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2020 C8 Corvette May Be Un-Tunable

Too Tech Focused For Its Own Good?

2020 C8 Corvette Teaser

Today Muscle Cars & Trucks has learned that the upcoming 2020 C8 Corvette may be off-limits to much of the performance tuning community because of its unique encrypted ECU system. In effect, successfully flash-tuning, reprogramming and otherwise altering the engine control unit to increase power output will be next to impossible.

Yes, encrypted ECU systems are already in vehicles. But the C8 Corvette is unique in that it features a widely heightened sense of cybersecurity. As a result, it might be impossible to read, write, and/or replace the standard ECU of the C8 Corvette. Major side effects of attempting to do so include “bricking” the car, according to sources.

When a programming event fails, the C8 Corvette is designed to go into what can be essentially described as a “recovery mode.” When this happens, it communicates certain data in order to restore a point that a new programming session can start. Then the ECU can be reprogrammed as normal. In layman’s terms, any foreign code will shut down the Corvette’s computer, and it will need to be rebooted. If one does not have the resources to re-image the ECU of the 2020 C8 Corvette, the vehicle’s as good as a rolling paperweight.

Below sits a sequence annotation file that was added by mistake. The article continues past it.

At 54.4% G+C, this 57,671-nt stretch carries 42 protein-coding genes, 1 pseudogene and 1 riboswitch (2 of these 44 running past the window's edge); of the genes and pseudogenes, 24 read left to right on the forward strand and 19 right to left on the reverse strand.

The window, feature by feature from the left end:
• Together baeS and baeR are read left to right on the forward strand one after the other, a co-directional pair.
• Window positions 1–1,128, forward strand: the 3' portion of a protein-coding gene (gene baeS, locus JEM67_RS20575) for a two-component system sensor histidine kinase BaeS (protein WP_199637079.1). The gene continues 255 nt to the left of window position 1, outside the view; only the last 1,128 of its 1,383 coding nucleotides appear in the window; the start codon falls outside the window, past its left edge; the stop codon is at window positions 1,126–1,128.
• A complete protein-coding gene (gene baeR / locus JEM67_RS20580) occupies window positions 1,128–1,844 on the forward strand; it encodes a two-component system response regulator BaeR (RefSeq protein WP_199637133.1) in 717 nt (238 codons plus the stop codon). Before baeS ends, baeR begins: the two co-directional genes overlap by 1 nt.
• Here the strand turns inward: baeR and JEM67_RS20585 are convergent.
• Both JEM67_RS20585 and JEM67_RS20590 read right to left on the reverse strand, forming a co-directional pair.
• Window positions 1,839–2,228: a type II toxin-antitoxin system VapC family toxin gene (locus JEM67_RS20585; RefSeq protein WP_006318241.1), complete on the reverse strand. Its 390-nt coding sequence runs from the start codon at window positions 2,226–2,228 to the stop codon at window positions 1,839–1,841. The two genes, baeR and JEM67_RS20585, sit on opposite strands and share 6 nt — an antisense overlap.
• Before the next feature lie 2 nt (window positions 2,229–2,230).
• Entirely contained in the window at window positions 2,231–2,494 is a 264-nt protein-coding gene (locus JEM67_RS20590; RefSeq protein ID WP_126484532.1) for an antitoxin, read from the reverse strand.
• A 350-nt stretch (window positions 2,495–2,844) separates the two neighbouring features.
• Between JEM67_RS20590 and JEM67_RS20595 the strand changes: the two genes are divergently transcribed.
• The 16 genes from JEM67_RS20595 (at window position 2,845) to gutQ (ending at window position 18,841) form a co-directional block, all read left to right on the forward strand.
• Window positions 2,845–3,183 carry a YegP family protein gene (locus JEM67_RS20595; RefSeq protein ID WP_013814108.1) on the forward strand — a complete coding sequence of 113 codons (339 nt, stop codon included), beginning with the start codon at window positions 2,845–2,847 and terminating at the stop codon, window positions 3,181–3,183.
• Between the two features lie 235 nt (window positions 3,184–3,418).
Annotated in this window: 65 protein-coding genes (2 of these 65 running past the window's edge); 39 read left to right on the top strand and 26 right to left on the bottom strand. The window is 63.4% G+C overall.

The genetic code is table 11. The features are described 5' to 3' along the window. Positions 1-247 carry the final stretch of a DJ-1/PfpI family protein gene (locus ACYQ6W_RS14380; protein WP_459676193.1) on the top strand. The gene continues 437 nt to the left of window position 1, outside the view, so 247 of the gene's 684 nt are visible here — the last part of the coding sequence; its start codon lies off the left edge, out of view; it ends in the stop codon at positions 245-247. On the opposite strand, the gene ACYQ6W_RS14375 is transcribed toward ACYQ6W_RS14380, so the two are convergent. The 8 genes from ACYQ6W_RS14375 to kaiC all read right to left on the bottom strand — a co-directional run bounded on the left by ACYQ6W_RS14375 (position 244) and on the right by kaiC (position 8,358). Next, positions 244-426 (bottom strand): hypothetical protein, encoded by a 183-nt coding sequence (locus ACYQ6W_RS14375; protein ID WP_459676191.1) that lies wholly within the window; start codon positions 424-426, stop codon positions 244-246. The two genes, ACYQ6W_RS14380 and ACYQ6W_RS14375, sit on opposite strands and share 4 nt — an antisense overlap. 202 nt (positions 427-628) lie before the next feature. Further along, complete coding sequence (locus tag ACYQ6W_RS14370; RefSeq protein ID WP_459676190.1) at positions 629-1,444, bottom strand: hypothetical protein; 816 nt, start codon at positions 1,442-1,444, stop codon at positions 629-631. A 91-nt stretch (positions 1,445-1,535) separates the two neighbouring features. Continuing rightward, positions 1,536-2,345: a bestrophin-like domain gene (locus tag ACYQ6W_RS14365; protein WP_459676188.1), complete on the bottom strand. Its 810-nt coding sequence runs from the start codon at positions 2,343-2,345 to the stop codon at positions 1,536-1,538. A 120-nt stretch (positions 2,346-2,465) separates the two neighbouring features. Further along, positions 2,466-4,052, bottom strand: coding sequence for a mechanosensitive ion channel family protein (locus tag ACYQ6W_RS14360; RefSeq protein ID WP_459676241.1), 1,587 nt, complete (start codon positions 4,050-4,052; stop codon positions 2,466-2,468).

Don’t expect an official comment from Chevrolet anytime soon, as the official details are still classified until such things are disclosed this summer.

The 2020 C8 Corvette will be officially revealed on July 18, 2019 in California. Expect it to have an exclusive DOHC V8 engine, dubbed LT2, paired to an exclusive seven-speed dual clutch transmission. That’s right: no pushrods, and no manual transmission. At least, not at first.

Proportionally, the 2020 C8 Corvette is rumored to have enough space in its “frunk” to accommodate at least one bag of golf clubs. Seeing as some of the executives in charge of developing the mid-engine Corvette enjoy a round of 18 holes as much as they enjoy a round at the road course, we imagine that this was always an essential component of the car’s development. A car that took six decades to manifest itself.

Written by Manoli Katakis

Detroit Region SCCA Member and founder of MC&T. Automotive Media Jedi Knight. Not yet the rank of Master.

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